Banana could die out by 2050 due to climate change: study
A banana farmer in the tropical area /VCG Photo

A banana farmer in the tropical area /VCG Photo

Driven by declining yields in the largest producers and exporters, global banana production would be dampened or even disappear by 2050 due to climate change, according to a study published in Nature.

Ten countries, including India and Brazil, as well as some major exporters like Colombia, will see a decline in crop yields and suffer serious losses by 2050 if climate change continues at the current speed.

Widely planted in the tropical areas, banana has long been considered a staple crop for many developing countries in these regions. Banana cultivation is crucial and serves as a pillar industry to their national economy.

But the impact of rising temperatures on tropical crops such as banana is not well-known. So scientists at the University of Exeter began to study the impact of climate change on the world's leading banana producers and exporters.

Laborers unload bananas from a truck in India. /VCG Photo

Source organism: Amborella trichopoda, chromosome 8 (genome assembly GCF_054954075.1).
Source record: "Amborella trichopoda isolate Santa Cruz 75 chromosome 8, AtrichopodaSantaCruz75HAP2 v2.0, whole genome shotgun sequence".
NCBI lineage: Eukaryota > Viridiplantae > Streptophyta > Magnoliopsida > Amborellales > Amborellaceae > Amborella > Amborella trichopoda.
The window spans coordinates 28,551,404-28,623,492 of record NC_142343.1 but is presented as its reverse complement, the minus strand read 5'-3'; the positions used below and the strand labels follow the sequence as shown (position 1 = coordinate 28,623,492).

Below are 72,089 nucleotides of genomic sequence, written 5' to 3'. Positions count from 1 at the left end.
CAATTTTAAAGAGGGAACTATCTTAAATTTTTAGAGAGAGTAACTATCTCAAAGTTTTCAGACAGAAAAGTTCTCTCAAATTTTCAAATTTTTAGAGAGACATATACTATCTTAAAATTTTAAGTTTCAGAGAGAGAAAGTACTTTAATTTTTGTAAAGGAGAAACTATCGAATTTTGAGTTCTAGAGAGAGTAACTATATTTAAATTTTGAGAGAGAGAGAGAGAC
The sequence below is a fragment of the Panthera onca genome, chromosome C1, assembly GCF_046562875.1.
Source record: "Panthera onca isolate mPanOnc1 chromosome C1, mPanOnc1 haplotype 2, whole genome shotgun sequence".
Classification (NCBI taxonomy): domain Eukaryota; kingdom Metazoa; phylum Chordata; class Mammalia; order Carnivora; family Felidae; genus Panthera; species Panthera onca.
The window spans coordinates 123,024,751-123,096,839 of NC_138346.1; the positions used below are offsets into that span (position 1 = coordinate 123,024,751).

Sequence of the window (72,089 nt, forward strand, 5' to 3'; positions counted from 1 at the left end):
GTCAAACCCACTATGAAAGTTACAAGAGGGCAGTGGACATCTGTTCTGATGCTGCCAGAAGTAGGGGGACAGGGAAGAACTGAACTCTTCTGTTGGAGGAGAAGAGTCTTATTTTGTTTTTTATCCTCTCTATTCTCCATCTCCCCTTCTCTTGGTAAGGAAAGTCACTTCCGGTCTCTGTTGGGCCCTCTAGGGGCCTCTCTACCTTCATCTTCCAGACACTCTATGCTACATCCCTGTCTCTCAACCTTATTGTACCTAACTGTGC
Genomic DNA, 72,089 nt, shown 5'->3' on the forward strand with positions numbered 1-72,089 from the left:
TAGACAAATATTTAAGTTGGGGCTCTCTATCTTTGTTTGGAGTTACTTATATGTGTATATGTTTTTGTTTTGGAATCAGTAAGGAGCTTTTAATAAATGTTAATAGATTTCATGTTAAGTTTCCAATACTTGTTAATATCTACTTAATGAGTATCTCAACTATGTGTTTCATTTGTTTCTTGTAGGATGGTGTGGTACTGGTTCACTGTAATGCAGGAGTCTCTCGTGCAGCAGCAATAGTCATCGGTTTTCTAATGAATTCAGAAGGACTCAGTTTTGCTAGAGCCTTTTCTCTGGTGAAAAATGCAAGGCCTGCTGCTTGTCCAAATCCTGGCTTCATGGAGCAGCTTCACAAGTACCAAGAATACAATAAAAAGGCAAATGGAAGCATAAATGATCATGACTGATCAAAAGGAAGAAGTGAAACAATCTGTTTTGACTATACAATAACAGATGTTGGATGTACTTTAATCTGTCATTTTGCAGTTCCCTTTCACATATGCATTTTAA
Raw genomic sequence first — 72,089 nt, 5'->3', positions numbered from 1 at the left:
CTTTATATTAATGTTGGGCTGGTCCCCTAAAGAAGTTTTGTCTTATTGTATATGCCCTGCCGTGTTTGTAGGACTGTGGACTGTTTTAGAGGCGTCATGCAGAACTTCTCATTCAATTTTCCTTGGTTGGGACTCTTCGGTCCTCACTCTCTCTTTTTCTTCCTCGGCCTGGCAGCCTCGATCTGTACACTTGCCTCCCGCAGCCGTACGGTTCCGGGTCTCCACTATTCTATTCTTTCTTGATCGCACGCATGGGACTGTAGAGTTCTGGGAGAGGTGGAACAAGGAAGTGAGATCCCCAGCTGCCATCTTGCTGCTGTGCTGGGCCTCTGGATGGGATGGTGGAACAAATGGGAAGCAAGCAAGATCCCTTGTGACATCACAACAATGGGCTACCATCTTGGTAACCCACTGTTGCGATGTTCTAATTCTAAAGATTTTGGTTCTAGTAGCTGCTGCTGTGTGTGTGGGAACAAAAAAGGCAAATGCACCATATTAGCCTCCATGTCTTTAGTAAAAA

Laborers unload bananas from a truck in India. /VCG Photo

By analyzing data collected from 27 countries and calculating the average annual temperature and rainfall required for the optimal yields, they found that climate change has improved the growing condition in 21 countries, with the average lifted output reaching 1.37 tonnes per hectare over the past six decades.

But the trend is predicted to be reversed if the temperature keeps rising. Dan Bebber, a senior lecturer in Biosciences at the University of Exeter said: "The impacts of climate change have been largely ignored. There will be winners and losers in coming years, and our study may stimulate vulnerable countries to prepare through investment in technologies like irrigation."

Comparatively, some of African countries, Ecuador and Honduras may benefit more from the future climate change in terms of crop yields.

The rising temperature has been reported to pose threats to many existing species on our planet over the years. In 2018, scientists in the University of Science and Technology of China identified a widely-distributed area of abandoned penguin breeding grounds where there are numerous mummified penguin carcasses.

Carbon dating revealed that there had been two disasters of collective deaths of penguins in the area around 200 years ago and 750 years ago.

Scientists found that abrupt climate change and heavy precipitation might have caused young penguins to die off in the Antarctic centuries ago, warning that penguins may face similar disasters under present-day climate change.